We Are Living Things Image

OPENING IN NEW YORK! Although UFOs are prominently mentioned in director Antonio Tibaldi’s We Are Living Things, labeling the film as science fiction would be a stretch. Instead, it is a sparse parable about the plight of immigrants in the United States, as well as a love story between two outcasts. The affecting feature uses the genre to emphasize its central metaphor, drawing subtle parallels between aliens from outer space and aliens right here, next door.

“You’re the only living thing I’ve ever felt connected to,” says Solomon (Jorge Antonio Guerrero), an illegal alien from Mexico City, to Chuyao (Xingchen Lyu), who “was taken” from Tonglu, China. These lost souls reside on the fringes of society. Chuyao, after experiencing an out-of-body pseudo-abduction as a teenager, now relives her experience by allowing a pimp to exploit her – the bastard even installs a tracking device in her neck. Solomon’s mother left him when he was a child; he’s convinced aliens kidnaped her.

Our two central characters come together via a kidnapping and the revealing of a corpse and become bound by their traumatic experiences and perhaps a very real alien presence. After all, what’s up with those mysterious magnetic stones that both of them own? “I don’t know you,” Solomon says, “but I know you believe they exist and that they communicate with us.” The final twenty minutes of We Are Living Things are arguably the most resonant, with Chuyao and Solomon embarking on a quest to find answers in middle-of-nowhere Arizona, where they meet Constance (O-Lan Jones), another UFO fanatic.

“…come together via a kidnapping and the revealing of a corpse…”

Although the central duo barely speaks each other’s languages, like the stones they possess, they attract each other. Xingchen Lyu is a soulful screen presence, with eyes that seem to directly express emotions, unfiltered. Chuyao believably morphs from a broken-hearted victim to someone who’s achieved a form of salvation and hope. Jorge Antonio Guerrero, so impressive in Roma, shines as the introverted Solomon, guided by the demons of his past.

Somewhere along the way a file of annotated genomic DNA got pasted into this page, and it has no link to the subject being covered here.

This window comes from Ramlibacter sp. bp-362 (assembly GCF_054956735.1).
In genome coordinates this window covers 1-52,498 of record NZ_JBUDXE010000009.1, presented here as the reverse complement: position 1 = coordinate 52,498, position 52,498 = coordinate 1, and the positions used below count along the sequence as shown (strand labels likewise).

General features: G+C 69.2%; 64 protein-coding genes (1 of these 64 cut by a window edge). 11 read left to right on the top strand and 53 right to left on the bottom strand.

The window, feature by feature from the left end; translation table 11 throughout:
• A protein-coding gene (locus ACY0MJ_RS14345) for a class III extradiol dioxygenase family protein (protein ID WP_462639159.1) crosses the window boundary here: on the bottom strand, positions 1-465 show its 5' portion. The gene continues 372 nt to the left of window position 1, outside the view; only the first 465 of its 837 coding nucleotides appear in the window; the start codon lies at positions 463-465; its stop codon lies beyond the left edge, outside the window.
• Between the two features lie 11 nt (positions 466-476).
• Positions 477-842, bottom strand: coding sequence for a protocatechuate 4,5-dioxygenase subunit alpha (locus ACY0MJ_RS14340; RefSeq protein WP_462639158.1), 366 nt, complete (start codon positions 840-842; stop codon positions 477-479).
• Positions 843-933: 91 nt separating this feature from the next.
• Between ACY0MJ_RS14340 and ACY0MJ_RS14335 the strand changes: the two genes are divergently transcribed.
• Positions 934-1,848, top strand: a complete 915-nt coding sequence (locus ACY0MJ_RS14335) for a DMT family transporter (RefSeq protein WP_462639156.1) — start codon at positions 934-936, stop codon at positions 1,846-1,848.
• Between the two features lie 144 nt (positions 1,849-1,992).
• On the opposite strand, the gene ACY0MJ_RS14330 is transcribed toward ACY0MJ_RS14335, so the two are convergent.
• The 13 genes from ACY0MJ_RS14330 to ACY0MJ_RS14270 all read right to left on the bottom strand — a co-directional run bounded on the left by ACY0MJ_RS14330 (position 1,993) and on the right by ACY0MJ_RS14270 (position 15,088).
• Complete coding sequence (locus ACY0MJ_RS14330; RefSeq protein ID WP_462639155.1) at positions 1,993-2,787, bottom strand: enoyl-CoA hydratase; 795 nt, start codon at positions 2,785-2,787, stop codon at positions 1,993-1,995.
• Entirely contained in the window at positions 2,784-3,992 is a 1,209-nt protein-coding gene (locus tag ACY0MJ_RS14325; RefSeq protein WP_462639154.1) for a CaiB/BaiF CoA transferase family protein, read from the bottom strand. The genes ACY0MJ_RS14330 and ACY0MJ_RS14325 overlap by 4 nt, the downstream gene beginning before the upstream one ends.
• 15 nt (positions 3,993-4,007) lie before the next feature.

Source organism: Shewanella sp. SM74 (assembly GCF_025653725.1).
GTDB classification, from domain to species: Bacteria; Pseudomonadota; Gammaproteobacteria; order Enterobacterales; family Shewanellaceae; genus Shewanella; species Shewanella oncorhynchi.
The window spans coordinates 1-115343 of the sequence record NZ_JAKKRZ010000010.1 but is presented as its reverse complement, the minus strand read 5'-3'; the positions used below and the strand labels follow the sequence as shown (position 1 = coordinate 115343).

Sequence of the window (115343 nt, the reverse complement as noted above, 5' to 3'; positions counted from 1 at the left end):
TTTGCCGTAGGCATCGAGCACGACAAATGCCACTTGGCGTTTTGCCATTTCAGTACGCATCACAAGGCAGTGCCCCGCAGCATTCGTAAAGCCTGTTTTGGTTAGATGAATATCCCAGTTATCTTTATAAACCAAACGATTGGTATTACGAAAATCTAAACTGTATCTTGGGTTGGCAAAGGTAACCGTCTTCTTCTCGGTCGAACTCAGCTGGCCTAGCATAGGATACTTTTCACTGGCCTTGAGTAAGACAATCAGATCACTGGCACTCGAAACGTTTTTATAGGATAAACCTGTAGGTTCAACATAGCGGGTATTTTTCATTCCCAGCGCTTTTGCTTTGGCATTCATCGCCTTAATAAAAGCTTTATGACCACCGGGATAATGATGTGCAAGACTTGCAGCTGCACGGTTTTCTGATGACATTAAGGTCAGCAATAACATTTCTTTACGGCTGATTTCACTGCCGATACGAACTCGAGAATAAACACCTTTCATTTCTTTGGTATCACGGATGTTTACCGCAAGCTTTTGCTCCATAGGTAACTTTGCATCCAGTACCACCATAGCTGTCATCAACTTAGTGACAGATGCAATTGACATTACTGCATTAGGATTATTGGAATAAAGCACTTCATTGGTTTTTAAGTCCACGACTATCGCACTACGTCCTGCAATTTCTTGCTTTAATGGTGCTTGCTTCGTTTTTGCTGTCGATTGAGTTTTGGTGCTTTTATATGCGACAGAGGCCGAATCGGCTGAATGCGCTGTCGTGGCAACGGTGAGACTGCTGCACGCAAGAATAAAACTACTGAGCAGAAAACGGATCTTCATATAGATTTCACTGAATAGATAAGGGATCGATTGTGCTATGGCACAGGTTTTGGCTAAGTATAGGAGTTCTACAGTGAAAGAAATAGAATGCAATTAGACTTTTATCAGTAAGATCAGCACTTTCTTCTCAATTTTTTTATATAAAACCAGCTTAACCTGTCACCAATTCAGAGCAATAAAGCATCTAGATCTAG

Tibaldi has a light but deft touch when it comes to handling tricky sequences, whether it is a nail salon being invaded by homeland security, the outrageous act Chuyao is forced to perform for her pimp, Solomon inspecting her with a metal detector, or the penultimate confrontation with desert hicks. Cinematographer Luca Bigazzi captures the intimacy of their relationship, the claustrophobia of the surroundings, and then the vast, desolate freedom of the desert.

We Are Living Things unravels gradually, methodically. It could’ve used a bit more tension and slightly higher stakes, for the silences in-between its words aren’t as weighty as the filmmakers seem to have intended. Yet it’s refreshing to see a love story rooted in reality, despite the sci-fi undertones. Moreover, it’s a reminder that we are all, indeed, living things and should be treated as such.

We Are Living Things screened at the 2022 Slamdance Film Festival.

We Are Living Things (2022)

Directed: Antonio Tibaldi

Written: Àlex Lora, Antonio Tibaldi

Starring: Jorge Antonio Guerrero, Xingchen Lyu, O-Lan Jones, etc.

Movie score: 7/10

We Are Living Things Image

"…Tibaldi has a light but deft touch..."

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